Half Of Parents Think The Flu Shot Causes Flu—Here’s Why That’s Not True
Parents, this is an important read.
Public health officials recommend getting a yearly flu vaccine to just about everyone six months and older. Still, only about half of Americans get the vaccination each year, and a new survey shows that a pervasive misconception about flu shots might be partly to blame.
More than half of the 700 parents who participated in a national survey by the Orlando Health Arnold Palmer Hospital said they believe the flu shot could cause the flu. A third of those surveyed believed the flu vaccine doesn’t work.
The Centers for Disease Control has long been battling the mistaken belief that a flu shot causes the flu. That’s false — the flu vaccine does not contain live viruses and cannot make you sick, the CDC explains.
“The parts of the virus that are used in the vaccine are completely dead, so you cannot get the flu from the flu shot,” Dr. Jean Moorjani, a board-certified pediatrician at Arnold Palmer Hospital, reiterated in a news release that announced the poll findings.
Why Do People Think The Flu Shot Causes The Flu?
The flu vaccine can cause side effects such as soreness, redness and swelling near the shot site, as well as headaches, fever, nausea and muscle aches. These symptoms, according to the CDC, are typically mild and go away on their own within a few days. But this could be a point of confusion, with some mistaking these side effects as the actual flu.
“What people may confuse for the ‘flu’ are the aches and pains that may occur post-vaccination as the immune system responds to the vaccine — however, this is not influenza,” explains Dr. Amesh A. Adalja, a board-certified infectious disease physician and senior scholar at the Johns Hopkins Center for Health Security.
Also, Adalja says, the vaccine takes two weeks to provide protection. So it’s possible someone could get vaccinated and then become infected with the flu during that period. Alternatively, someone could be incubating the flu at the time of vaccination and develop symptoms post-vaccination, causing them to then mistakenly wag their finger at the vaccine for making them sick.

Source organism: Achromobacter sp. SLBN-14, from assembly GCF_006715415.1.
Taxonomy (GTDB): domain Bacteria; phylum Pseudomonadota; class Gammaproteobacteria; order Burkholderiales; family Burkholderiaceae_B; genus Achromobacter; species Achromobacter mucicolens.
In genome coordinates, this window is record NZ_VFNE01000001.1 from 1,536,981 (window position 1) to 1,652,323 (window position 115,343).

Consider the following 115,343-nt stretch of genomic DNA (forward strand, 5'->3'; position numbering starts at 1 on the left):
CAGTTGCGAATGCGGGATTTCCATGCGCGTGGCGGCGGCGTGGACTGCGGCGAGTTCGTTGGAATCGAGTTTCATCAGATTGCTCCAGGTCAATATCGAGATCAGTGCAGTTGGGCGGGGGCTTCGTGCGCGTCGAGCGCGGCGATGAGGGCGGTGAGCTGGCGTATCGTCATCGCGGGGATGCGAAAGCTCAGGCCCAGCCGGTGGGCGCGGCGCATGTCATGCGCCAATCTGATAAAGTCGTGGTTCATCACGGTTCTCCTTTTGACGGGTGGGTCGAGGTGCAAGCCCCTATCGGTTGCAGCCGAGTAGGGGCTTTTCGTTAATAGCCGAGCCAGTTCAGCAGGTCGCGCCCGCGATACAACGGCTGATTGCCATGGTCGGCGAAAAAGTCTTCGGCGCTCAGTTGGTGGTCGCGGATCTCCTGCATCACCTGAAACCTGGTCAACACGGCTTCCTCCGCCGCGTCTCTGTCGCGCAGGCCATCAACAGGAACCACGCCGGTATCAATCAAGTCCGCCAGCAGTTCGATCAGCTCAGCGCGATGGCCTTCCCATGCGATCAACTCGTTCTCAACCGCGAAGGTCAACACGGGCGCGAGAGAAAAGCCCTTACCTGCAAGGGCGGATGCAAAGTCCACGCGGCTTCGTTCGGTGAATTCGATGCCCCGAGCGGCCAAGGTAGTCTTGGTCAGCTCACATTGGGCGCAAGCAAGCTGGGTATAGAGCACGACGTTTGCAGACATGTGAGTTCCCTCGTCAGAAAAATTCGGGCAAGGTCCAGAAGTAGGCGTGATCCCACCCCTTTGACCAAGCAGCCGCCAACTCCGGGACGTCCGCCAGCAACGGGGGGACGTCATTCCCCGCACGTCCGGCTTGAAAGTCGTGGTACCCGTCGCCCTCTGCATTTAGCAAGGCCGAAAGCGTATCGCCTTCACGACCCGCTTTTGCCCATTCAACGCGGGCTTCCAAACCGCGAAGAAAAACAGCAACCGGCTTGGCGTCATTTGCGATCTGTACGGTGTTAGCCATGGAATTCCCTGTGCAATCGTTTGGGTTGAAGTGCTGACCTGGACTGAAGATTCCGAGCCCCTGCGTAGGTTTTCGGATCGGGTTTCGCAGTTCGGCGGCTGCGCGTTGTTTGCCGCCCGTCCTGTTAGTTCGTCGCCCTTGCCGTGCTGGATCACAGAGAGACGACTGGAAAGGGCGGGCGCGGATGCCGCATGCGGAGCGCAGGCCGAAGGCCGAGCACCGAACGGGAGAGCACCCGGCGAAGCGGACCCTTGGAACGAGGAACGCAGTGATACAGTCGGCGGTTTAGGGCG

Another possibility? You may be exposed to a flu virus that’s not included in this season’s flu vaccine, according to the CDC. There are several viruses that circulate each year, and the flu vaccine is formulated (and mass-produced in advance) to protect against the viruses that scientists expect to be the most prevalent. So the flu shot’s effectiveness can vary based on how well the vaccine matches the viruses that are circulating that year.
How Effective Is The Flu Vaccine?
As far as effectiveness goes, recent studies show the flu vaccine can reduce the risk of flu illness by between 40 and 60 percent among the overall population, as long as most circulating viruses are well matched to the vaccine.
However, in 2016, Centers for Disease Control and Prevention advisory committee stopped recommending FluMist because it didn’t perform well against a particular flu strain, the H1N1 strain. In some cases, the nasal spray vaccine offered only 3 percent protection for children between ages 2 and 17, compared with up to 63 percent protection from the shot.
The nasal spray vaccine has been reformulated and has returned for the 2018-19 flu season after a two-year absence. Public health experts hope the nasal spray helps increase vaccination rates; it’s easy to use in school clinics and is a good alternative for shot-averse kids. The CDC expects the nasal spray to be as effective as the flu shot this time around.
Why Doctors Push For Almost Everyone To Get The Flu Shot
The CDC recommends the flu shot for most people over the age of six months.
When a child gets the flu, they’re not just sick in bed and missing school for a week or more. The flu can have serious and even life-threatening consequences. In fact, 180 children died after contracting the flu during the 2017-2018 season, which is one of the most severe years on record.
Here’s how to know when you should go to the emergency room for flu symptoms:
Last flu season, throughout the country and across all age groups, 30,453 people were hospitalized because of the flu, according to the CDC.
In addition to the effectiveness of the flu shot, the survey from Orlando Health Arnold Palmer Hospital also found that many parents question the vaccine’s safety. Thirty percent of respondents said they think the flu shot is a conspiracy, while 28 percent believe it can cause autism. This is misinformation that public health officials are aware of and looking to change.
“After extensive studies, we know that the flu vaccine is safe,” Moorjani said in a statement. “You cannot get autism from the flu vaccine. It is not a conspiracy for doctors to recommend the flu vaccine. Doctors recommend it because we know — based on science, research and facts — that it is the best way to protect yourself and your family against the flu.”
It’s not too late to get a flu vaccine. The CDC’s locator will help you find a flu shot clinic near you.
This story originally appeared on Simplemost.